Our lab is actively collaborating with computer scientists at Simon Fraser University (SFU) and Vancouver Institute for Visual Analytics (VIVA) to design and apply new visual analytic tools for exploration and analyses of NGS data. More specifically, we are developing visualization tools in consultation with several biologists to provide an integrated environment for analysis of sequencing data such as ChIP-seq and RNA-seq, etc. Our previous published tools enable a highly accessible and simplified approach to the importing of NGS data and subsequent normalization, clustering, and visualization in an interactive manner.

Selected Publications

Younesy H, Nielsen CB, Lorincz MC, Jones SJM, Karimi MM*
& Moller M*(*Co-corresponding author)
ChAsE: Chromatin analysis and exploration tool
Bioinformatics, doi: 10.1093/bioinformatics/btw382, (2016).

 

Sharif J, Endo T, Nakayama M, Karimi MM, Shimada M, Katsuyama K, Goyal P, BrindAmour J, Sun M, Sun Z, Ishikura T, Mizutani-Koseki Y, Ohara O, Shinkai Y, Nakanishi M, Xie H, Lorincz MC & Koseki H.
Protracted NP95 binding to hemimethylated DNA disrupts SETDB1-mediated proviral silencing.Cell Stem Cell,

 

Artem Babaian, Mark T. Romanish, Liane Gagnier, Mohammad M. Karimi, Christian Steidl, Dixie L. Mager. Onco-exaptation of an Endogenous Retroviral LTR Drives IRF5 Expression in Hodgkin Lymphoma.Oncogene, doi:10.1038/onc.2015.308 (2015).

 

Hamid Younesy, Torsten Möller, Matthew Lorincz, Mohammad M. Karimi*, Steven M. Jones (* Corresponding author)
VisRseq: R-based Visual framework for Analysis of Sequencing Data.
BMC Bioinformatics (Proceedings of BioVis 2015), doi:10.1186/1471-2105-16-S11-S2 (2015).

 

Julie Brind’Amour, Sheng Liu, Matthew Hudson, Carol Chen, Mohammad M Karimi, and Matthew C Lorincz
Ultra-low-input native ChIP-seq for genome-wide profiling of rare cell populations.
Nature Communications, doi: 10.1038/ncomms7033, 2015.

 

Peter J. Thompson, Vered Dulberg, Kyung-Mee Moon, Leonard J. Foster, Carol Chen, Mohammad M. Karimi, and Matthew C. Lorincz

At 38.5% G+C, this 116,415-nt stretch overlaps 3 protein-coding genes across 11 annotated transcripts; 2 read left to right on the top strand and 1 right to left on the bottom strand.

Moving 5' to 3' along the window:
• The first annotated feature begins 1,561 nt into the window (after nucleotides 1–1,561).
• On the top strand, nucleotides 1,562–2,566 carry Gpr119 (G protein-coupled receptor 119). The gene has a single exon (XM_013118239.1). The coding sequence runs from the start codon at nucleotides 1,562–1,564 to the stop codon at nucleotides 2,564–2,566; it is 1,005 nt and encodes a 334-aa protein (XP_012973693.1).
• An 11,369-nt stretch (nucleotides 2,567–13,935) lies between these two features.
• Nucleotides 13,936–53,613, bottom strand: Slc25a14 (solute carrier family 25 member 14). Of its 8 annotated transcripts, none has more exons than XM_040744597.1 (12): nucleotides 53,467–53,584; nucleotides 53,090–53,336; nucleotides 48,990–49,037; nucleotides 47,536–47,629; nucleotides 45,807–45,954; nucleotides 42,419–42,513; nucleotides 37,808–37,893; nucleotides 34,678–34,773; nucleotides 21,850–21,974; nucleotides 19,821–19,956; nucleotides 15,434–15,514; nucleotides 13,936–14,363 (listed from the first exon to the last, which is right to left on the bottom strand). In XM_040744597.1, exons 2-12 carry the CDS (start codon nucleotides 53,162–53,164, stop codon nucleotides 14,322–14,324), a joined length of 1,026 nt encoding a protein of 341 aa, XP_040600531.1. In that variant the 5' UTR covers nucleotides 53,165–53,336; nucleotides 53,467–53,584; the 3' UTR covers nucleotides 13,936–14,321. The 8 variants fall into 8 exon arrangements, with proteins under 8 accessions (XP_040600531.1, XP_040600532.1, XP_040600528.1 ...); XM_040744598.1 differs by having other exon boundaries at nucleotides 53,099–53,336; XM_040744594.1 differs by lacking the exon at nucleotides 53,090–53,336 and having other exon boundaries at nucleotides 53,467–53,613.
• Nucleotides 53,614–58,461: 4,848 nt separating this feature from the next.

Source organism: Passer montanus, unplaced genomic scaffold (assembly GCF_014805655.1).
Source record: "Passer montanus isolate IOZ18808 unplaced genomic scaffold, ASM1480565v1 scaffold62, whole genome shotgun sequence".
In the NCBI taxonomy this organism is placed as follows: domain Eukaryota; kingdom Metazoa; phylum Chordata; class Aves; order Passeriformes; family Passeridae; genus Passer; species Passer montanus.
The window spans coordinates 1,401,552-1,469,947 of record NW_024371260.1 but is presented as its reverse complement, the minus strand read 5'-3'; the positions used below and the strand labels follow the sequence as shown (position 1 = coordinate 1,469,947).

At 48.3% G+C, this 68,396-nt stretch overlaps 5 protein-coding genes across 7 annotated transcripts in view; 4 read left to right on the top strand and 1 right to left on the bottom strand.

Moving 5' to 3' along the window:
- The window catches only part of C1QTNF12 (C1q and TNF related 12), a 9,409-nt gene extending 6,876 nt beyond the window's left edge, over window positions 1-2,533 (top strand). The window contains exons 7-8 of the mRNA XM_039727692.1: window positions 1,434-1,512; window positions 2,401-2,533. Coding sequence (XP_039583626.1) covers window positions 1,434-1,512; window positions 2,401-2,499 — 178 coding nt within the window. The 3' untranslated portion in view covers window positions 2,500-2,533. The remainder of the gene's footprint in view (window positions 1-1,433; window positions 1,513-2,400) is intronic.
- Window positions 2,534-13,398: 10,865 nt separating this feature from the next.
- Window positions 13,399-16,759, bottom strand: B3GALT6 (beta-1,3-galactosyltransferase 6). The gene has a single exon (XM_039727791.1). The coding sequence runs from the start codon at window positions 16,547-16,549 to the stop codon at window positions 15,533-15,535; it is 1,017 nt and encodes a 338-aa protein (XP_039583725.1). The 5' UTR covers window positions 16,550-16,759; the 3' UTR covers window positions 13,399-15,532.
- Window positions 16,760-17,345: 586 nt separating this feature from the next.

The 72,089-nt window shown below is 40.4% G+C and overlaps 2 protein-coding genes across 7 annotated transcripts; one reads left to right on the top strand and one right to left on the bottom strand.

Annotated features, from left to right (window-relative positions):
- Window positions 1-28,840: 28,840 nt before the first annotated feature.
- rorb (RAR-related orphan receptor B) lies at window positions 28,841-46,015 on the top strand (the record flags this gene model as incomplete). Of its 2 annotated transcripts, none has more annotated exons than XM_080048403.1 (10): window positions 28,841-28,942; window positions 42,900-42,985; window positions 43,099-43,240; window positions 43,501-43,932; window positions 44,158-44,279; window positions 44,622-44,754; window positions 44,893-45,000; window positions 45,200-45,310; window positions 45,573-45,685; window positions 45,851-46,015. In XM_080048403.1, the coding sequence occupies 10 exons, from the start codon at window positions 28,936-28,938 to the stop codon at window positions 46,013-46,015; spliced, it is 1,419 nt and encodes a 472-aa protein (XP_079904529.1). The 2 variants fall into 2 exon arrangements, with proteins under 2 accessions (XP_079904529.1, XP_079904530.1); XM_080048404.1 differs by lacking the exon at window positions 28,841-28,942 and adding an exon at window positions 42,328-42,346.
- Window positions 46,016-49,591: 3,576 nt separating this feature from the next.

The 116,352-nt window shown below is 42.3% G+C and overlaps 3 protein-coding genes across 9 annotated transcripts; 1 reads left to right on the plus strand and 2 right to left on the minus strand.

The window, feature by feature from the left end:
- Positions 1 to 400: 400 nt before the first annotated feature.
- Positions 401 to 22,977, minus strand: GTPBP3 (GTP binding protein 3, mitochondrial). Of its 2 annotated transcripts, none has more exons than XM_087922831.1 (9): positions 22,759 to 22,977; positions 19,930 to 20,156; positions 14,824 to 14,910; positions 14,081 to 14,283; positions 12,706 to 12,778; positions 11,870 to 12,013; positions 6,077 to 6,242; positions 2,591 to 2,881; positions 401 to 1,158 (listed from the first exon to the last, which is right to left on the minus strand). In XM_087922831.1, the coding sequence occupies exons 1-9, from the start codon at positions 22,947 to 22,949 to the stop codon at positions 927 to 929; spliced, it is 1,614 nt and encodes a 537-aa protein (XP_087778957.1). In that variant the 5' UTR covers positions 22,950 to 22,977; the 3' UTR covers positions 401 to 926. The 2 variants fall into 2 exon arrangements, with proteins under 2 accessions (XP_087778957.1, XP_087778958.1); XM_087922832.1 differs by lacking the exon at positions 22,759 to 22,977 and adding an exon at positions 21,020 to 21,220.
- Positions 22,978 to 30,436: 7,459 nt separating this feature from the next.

hnRNP K coordinates transcriptional silencing by SETDB1 in embryonic stem cells.
PLoS Genetics, doi:10.1371/journal.pgen.1004933, 2015.

 

Sheng Liu, Julie Brind’Amour, Mohammad M. Karimi, Kenjiro Shirane, Aaron Bogutz, Louis Lefebvre, Hiroyuki Sasaki, Yoichi Shinkai, Matthew C Lorincz.
Setdb1 is required for persistence of H3K9me3 and repression of endogenous retroviruses in mouse primordial germ cells.
Genes & Development, doi:10.1101/gad.244848.114, 2014.

 

Lock FE, Rebollo R, Miceli-Royer K, Gagnier L, Kuah S, Babaian A, Sistiaga-Poveda M, Lai CB, Nemirovsky O, Serrano I, Steid C, Karimi MM & Mager DL.
Distinct isoform of FABP7 revealed by screening for retroelement activated genes in diffuse large B-cell lymphoma.
Proc Natl Acad Sci USA (PNAS), doi: 10.1073/pnas.1405507111, 2014.

 

Hamid Younesy, Torsten Moller, Alireza Heravi-Moussavi, Jeffrey B. Cheng, Joseph F. Costello, Matthew C. Lorincz, Mohammad M. Karimi*, and Steven J.M. Jones*.
ALEA: a toolbox for allele-specific epigenomics analysis.
Bioinformatics, doi: 10.1093/bioinformatics/btt744 (2014)

 

Kathryn Blaschke, Kevin T. Kabata, Mohammad M. Karimi, Jorge A. Zepeda-Martinez, Preeti Goyal, Sahasransu Mahaptra, Angela Tam, Diana J. Laird, Martin Hirst, Anjana Rao, Matthew C. Lorincz, and Miguel Ramalho-Santos.

Vitamin C induces Tet-dependent DNA demethylation and a blastocyst-like state in ES cells.


Nature, doi: 10.1038/nature12362 (2013)

 

H. Younesy, C.B. Nielsen, T. Moller, O. Alder, R. Cullum, M.C. Lorincz, M.M. Karimi, and S.J.M. Jones.
An Interactive Analysis and Exploration Tool for Epigenomic Data
.
Computer Graphics Forum (Proceedings of EuroVis 2013), 32(3), 2013.

 

Irina A. Maksakova, Peter J. Thompson, Preeti Goyal, Steven J.M. Jones, Prim B. Singh, Mohammad M. Karimi, and Lorincz C. Matthew.
Distinct roles of KAP1, HP1 and G9a/GLP in silencing of the two-cell-specific retrotransposon MERVL in mouse ES cells.

Epigenetics & Chromatin, doi: 10.1038/nature12362 (2013)

 

Rita Rebollo, Mohammad M. Karimi, Misha Bilenky, Liane Gagnier, Katharine Miceli-Royer, Ying Zhang, Preeti Goyal, Thomas M. Keane, Steven Jones, Martin Hirst, Matthew C. Lorincz and Dixie L. Mager. Retrotransposon-induced heterochromatin spreading in the mouse revealed by insertional polymorphisms
.
PLoS Genetics, 7(9): e1002301 (2011)

 

Karimi, M. M., P. Goyal, I. A. Maksakova, M. Bilenky, D. Leung, J. X. Tang, Y. Shinkai, D. L. Mager, S. Jones, M. Hirst, and M. C. Lorincz. 

DNA Methylation and SETDB1/H3K9me3 Regulate Predominantly Distinct Sets of Genes, Retroelements, and Chimeric Transcripts in mESCs.


Cell Stem Cell, doi: 10.1016/j.stem.2011.04.004 (2011)

 

Gupta A, Karimi MM, Manuch J, Stacho L, Zhao X .
Haplotype Inferring via Galled-Tree Networks Is NP-Complete.
Journal of Computational Biology, doi: 10.1089/cmb.2009.0117 (2010)

 

Lab Members

Hamid Younesy, Graduate Student